ORC WORLDWIDE POSITION STATEMENT
TITLE VII OF H.R. 5663,
THE MINER SAFETY AND HEALTH ACT OF 2010
ORC Worldwide is a global human resources consulting firm whose Washington, DC office has for nearly 40 years provided a broad array of specialized occupational safety and health services to businesses and other organizations. Currently, approximately 120 leading global corporations in more than 20 industry sectors are members of ORC’s Occupational Safety and Health (OSH) networks. The focus of these networks is to help ORC members achieve safety and health excellence by promoting effective occupational safety and health programs, benchmarking and sharing best practices, and creating new strategies and tools to improve safety and health performance. ORC is also an industry voice on national and global safety and health policy issues. The activities of ORC’s OSH networks are based on the premise that providing safe and healthful working conditions is the mutual concern of employers, workers and government agencies and that cooperation and collaboration among these key stakeholders is essential to finding solutions to safety and health issues.
It should be noted that companies that are members of ORC’s OSH networks have provided information, opinion and advice to ORC in the development of its positions contained herein; however, these comments are solely those of ORC and may differ from the views and comments of individual member companies. ORC’s comments below are exclusively focused on the provisions of Title VII of HR 5663 and do not extend to the other provisions of the legislation.
General Comments on Title VII of HR 5663
ORC has closely followed the content and progress of the various OSHA reform efforts that have been introduced in Congress over the past few decades, culminating in this most recent bill in the House of Representatives, HR 5663. ORC is mindful that with the exception of a one-time increase in the civil penalty maximums in 1991, the Occupational Safety and Health (OSH) Act of 1970 has not been significantly amended in the nearly 40 years since its original enactment. As ORC observed in its White Paper issued in November 2008, entitled Breaking the Cycle: New Approaches to Establishing National Workplace Safety and Health Policy, “the almost 40 year old Act has been remarkably durable in its breadth, adaptability and overall effectiveness as a framework for protecting workers.”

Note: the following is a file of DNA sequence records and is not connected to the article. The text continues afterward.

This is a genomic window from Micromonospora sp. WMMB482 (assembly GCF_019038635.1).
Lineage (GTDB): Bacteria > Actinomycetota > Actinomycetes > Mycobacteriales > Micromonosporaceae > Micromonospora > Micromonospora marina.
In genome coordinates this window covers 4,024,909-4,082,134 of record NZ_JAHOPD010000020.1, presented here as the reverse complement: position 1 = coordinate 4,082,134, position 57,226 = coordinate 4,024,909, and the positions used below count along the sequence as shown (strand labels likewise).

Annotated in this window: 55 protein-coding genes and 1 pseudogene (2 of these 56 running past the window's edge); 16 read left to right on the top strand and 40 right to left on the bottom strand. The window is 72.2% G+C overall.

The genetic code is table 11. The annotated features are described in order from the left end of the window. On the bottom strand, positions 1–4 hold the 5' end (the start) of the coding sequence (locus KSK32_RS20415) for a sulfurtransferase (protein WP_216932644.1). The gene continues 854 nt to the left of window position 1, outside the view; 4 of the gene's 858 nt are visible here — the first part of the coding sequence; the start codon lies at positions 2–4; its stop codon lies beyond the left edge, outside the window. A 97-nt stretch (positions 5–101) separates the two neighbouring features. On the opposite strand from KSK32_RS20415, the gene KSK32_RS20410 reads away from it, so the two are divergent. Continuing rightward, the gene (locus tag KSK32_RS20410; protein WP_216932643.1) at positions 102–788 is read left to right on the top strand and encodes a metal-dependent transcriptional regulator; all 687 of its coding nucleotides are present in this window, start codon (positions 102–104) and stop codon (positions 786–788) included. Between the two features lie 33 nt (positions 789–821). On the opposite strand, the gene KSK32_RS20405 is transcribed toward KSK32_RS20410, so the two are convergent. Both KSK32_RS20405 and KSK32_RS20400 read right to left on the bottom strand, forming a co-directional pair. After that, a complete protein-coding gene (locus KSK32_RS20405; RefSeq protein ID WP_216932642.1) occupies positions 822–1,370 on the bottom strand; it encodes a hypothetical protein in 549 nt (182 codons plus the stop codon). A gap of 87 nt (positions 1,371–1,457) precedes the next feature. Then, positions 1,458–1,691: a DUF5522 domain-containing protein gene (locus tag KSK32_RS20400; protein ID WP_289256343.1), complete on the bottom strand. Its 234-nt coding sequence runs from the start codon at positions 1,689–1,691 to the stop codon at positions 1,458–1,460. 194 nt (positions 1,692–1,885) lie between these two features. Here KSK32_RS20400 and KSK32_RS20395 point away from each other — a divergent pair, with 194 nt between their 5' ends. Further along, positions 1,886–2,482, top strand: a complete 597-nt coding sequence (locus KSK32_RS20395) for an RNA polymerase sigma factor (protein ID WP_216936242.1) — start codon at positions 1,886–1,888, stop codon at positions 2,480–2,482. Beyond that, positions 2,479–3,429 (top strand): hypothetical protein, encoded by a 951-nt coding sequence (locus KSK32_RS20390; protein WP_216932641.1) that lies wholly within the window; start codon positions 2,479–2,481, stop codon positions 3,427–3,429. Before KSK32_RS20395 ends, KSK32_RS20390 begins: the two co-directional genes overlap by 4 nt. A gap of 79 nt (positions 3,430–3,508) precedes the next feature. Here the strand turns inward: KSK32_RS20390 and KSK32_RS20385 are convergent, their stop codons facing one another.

On the other hand, ORC also noted in its White Paper that “for the 21st Century workplace, [the Act] has become in several significant ways an outdated model for protecting today’s workers from occupational safety and health hazards.” HR 5663, like its predecessors, would do little to modernize the basic framework of the OSH Act to meet the safety and health challenges of the 21st Century workplace and workforce. In addition, ideally, ORC would have liked to have seen Congress go beyond focusing primarily on the enforcement-related provisions of the Act and also seek to provide OSHA with additional incentives, tools and resources to assist the vast majority of employers that are earnestly interested in protecting their workers but that may lack the capacity and competencies to do so effectively.
However, despite the limited focus and scope of HR 5663, ORC has concluded that with a few modifications suggested below, the proposed amendments to the OSH Act have the potential to afford improved protections to at least those workers facing the most challenging workplace conditions in situations where their employers may be resistant to providing the most essential protections and meeting even the most basic compliance obligations. There are, unfortunately, still too many employers that do not sufficiently appreciate the legal necessity, the moral obligation or the business benefits of assuring a safe and healthful workplace – for those businesses, strong enforcement and assurances of worker rights may be necessary to incentivize compliance.
Comments on Selected Provisions of Title VII
ORC’s has the following comments on specific provisions of Title VII: